by Therese Horvat
OLATHE — It’s a fact: Every 70 seconds someone develops Alzheimer’s disease.
The disease affects an estimated five million Americans. Projections are, as baby boomers continue to age, that in 20 years those numbers will increase by more than 50 percent and double again by 2050.
In the face of these startling statistics, Villa St. Francis in Olathe has created a special unit dedicated to providing compassionate, quality care for persons with Alzheimer’s and other forms of dementia. The Villa is the only Catholic skilled nursing facility sponsored by the Archdiocese of Kansas City in Kansas.
Esther White, a parishioner of Queen of the Holy Rosary in Overland Park, cared for her husband Bob, who had Alzheimer’s, in their home for a number of years. When she had a heart attack, Esther’s doctor talked with her about the toll caring for Bob was taking on her own health. She subsequently placed Bob in the Dementia Care Unit of Villa St. Francis.
Esther said that she knew from the outset through his death, that Bob was in good hands.
“You can’t beat the kindness that Catholic care gives you,” Esther said. “These people (the staff) just have a calling; they know why they are there.”
On a routine day, residents of the Villa’s Dementia Care Unit gather for a devotional with prayer, Scripture and hymns. Those Catholic residents of the unit who are not given to wandering due to their memory loss can attend daily Mass in the chapel if escorted by staff or volunteers.
Amy Flores, LPN, coordinator of the unit, said that staff incorporates activities throughout the day to keep residents’ minds and bodies engaged. They use “mind joggers” such as nursery rhymes residents had told their children. A group of men who share the common experience of past military duty gather for coffee and conversation daily. Esther routinely brought Bob’s dog, Lady, to the Villa to visit him, much to the delight of other residents. Therapy dogs continue to make the rounds.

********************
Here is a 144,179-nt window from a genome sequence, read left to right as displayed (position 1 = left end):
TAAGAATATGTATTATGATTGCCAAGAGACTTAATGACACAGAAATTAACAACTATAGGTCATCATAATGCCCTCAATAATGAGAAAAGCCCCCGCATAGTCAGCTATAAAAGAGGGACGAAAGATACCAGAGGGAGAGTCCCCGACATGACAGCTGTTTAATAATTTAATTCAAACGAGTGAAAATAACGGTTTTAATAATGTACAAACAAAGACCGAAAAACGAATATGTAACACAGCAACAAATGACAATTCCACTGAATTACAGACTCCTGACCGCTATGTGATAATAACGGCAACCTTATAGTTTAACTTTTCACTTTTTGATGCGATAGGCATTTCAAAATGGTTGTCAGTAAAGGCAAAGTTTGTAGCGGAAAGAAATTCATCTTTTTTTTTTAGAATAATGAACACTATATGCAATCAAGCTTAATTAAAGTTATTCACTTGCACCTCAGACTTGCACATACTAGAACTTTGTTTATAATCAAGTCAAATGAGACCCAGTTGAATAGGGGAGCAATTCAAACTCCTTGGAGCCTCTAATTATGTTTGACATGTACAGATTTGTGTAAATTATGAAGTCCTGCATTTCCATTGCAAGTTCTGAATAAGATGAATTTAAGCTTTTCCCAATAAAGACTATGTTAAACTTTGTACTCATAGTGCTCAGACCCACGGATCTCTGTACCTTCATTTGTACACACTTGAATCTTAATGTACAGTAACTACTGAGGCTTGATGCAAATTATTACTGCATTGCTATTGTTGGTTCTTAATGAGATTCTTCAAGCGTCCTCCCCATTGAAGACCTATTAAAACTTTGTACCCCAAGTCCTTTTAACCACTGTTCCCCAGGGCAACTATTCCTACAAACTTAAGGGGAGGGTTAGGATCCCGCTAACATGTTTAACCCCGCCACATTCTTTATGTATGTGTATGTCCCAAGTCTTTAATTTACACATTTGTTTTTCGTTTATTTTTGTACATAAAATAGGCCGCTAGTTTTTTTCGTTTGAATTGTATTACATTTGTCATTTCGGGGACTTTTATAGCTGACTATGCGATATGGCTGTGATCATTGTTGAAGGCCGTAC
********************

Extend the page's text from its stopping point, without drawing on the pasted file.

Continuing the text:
Flores said that it is helpful to do things with residents that they would normally do everyday, even though staff may need to change how things get accomplished. Residents bake bread, do arts and crafts, fold and sort clothes, and exercise — all with supervision by unruffled and respectful staff who know each resident’s habits and routines.
Jean Hopkins, a resident of the Villa Dementia Care Unit, once worked as a nurse. In some respects, “she is still nursing today,” said Jim Hopkins, her nephew who lives near Wichita. He has watched Jean be attentive to other residents — listening to them when they need support and giving them a hand when they can’t reach a cookie.
One day, Jean glances through a book with color photographs and remarks about the beautiful scenes; another day, she is engrossed and works side by side and talks with a resident during a crafts project. Each day, her eyes sparkle and she radiates a beautiful smile, even though Alzheimer’s has impaired her ability to remember and process thoughts as she once did.
Father Craig Maxim, pastor of Sacred Heart Parish in Shawnee, was instrumental in helping Jean’s family connect with Villa St. Francis. His mother and Jean had been best friends in Christ the King Parish in Kansas City, Mo., where both families had lived.
Father Maxim said, “Jean was like a family member.”
Through a referral from the nursing director of the facility where his own mother resides, Father Maxim learned about the Villa’s Dementia Care Unit as an option to provide the type of care Jean needs.
“As people — many of whom have built our parish communities — arrive at the stages of their lives where they need someone to help them,” Father Maxim said, “I’m pleased that the archdiocese has a facility like Villa St. Francis.”
Flores said staff strives to keep communication open with family members and to involve them as much as possible in residents’ lives. Family members help the Villa staff understand what a resident’s normal routine had been: the time of day they awakened, whether they showered or bathed, food preferences and other habits — all key to caring for them. Social services staff provides an important link with families and with other helpful resources. Two psychiatrists and a counselor help support and address the behavioral issues that sometimes occur when dementia affects the brain function.
“With Alzheimer’s, the inner workings of the brain are not connecting like they used to,” Flores explained, “so personalities may change or intensify. Whatever emotions these residents express are true emotions. When they are scared, angry or happy to see you, you know it is real.
“While family members may struggle with their loved ones not being the persons they once were,” Flores added, “we meet the residents at this stage, and this is who they are to us.”
“Once you understand them, each day together is a blessing,” she concluded.